▪ What the minutes didn’t explicitly say is that participants (or members) see a faster pace of rate hikes as likely to be appropriate, relative to December.
▪ However, what discussion there was of the fund’s rate path, as well as the stronger outlook for growth and increased confidence that inflation was headed to 2%, indicated to us that participants’ fund’s rate projections were are already shifting higher in late January.
As we noted above, several significant developments followed the January FOMC meeting and were not reflected in these minutes, and all, except for the decline in equity prices, push in a hawkish direction. ▪ The growth outlook will certainly have gotten stronger since the January meeting because of the
massive spending bill recently enacted. Equity prices are only somewhat lower, on the net, as a sharp decline was followed by a partial reversal—a development that will only marginally damp the outlook in comparison.
▪ The recent inflation data were quite strong and will only increase participants’ confidence that inflation will firm further.
▪ Finally, the recent wage data, including the ECI and average hourly earnings, have been firmer. These would have given at least some participants more confidence that a broader firming in wages would become apparent in the data.
The minutes also reported that the FOMC and staff discussed once again models of inflation. That discussion did not reveal any new insights into the inflation process and did reveal the FOMC’s (and the profession’s) loose understanding of the inflation process.
▪ One message was that there are lots of problems with estimating and using Phillips curve models, but they’re still the main game in town: “Almost all participants who commented agreed that a Phillips curve type of inflation framework remained useful as one of their tools for understanding inflation dynamics and informing their decisions on monetary policy.”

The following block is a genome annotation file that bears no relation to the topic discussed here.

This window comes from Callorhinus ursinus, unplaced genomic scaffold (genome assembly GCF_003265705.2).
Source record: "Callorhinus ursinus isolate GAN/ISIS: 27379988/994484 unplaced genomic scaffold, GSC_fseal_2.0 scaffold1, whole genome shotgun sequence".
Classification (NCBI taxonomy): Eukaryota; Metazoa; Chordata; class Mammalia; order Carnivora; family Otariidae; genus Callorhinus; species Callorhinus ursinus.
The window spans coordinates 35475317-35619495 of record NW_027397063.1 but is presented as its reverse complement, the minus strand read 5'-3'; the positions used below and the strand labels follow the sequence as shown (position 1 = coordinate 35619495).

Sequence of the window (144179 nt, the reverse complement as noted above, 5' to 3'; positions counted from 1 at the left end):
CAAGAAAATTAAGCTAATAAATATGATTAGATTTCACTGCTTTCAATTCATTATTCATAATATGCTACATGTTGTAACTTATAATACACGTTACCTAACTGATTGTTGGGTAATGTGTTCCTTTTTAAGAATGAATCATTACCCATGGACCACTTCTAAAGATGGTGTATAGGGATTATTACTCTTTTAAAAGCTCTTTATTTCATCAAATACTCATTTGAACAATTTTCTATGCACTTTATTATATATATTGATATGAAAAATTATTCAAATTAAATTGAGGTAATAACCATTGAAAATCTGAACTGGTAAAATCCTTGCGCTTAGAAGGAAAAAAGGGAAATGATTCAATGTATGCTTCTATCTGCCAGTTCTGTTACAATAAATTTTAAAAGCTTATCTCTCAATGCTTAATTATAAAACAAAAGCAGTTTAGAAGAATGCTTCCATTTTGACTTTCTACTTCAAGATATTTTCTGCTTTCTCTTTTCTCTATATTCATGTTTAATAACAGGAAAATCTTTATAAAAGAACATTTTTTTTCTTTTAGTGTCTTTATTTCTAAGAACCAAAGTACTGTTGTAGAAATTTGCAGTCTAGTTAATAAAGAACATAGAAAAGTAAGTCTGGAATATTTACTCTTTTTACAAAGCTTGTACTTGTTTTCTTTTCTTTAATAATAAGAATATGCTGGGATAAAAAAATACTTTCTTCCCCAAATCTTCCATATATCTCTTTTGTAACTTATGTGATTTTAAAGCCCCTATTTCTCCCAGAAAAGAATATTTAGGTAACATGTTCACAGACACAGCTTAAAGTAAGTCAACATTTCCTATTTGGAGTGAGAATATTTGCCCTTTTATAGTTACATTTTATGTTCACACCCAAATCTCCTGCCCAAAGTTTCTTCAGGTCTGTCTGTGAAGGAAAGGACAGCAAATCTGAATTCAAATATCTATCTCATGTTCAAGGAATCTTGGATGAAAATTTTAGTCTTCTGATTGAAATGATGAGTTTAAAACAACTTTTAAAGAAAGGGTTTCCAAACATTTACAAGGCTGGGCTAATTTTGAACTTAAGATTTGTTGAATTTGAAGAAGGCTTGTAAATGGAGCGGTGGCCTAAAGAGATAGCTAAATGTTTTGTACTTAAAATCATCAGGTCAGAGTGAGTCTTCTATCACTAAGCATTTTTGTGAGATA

▪ Another message was that there are lots of problems with assessing inflation expectations, but “Participants generally agreed that inflation expectations played a fundamental role in understanding and forecasting inflation, with stable inflation expectations providing an important anchor for the rate of inflation over the longer run.”
▪ As part of this inflation discussion, and particularly the discussion of the possibility of longer-run inflation expectations slipping lower, “a number of participants noted the importance of continuing to emphasize” that the 2 percent objective is “symmetric.” ▪ There was also some mention of the discussion of adjustments to the monetary policy framework, but nothing suggesting any consensus for or momentum toward reform: “A couple of participants suggested that the Committee might consider expressing its objective as a range rather than a point estimate,” and “A few other participants suggested that the FOMC could begin to examine whether adopting a monetary policy framework in which the Committee would strive to make up for past deviations of inflation from target might address the challenge of achieving and maintaining inflation expectations consistent with the Committee’s inflation objective.”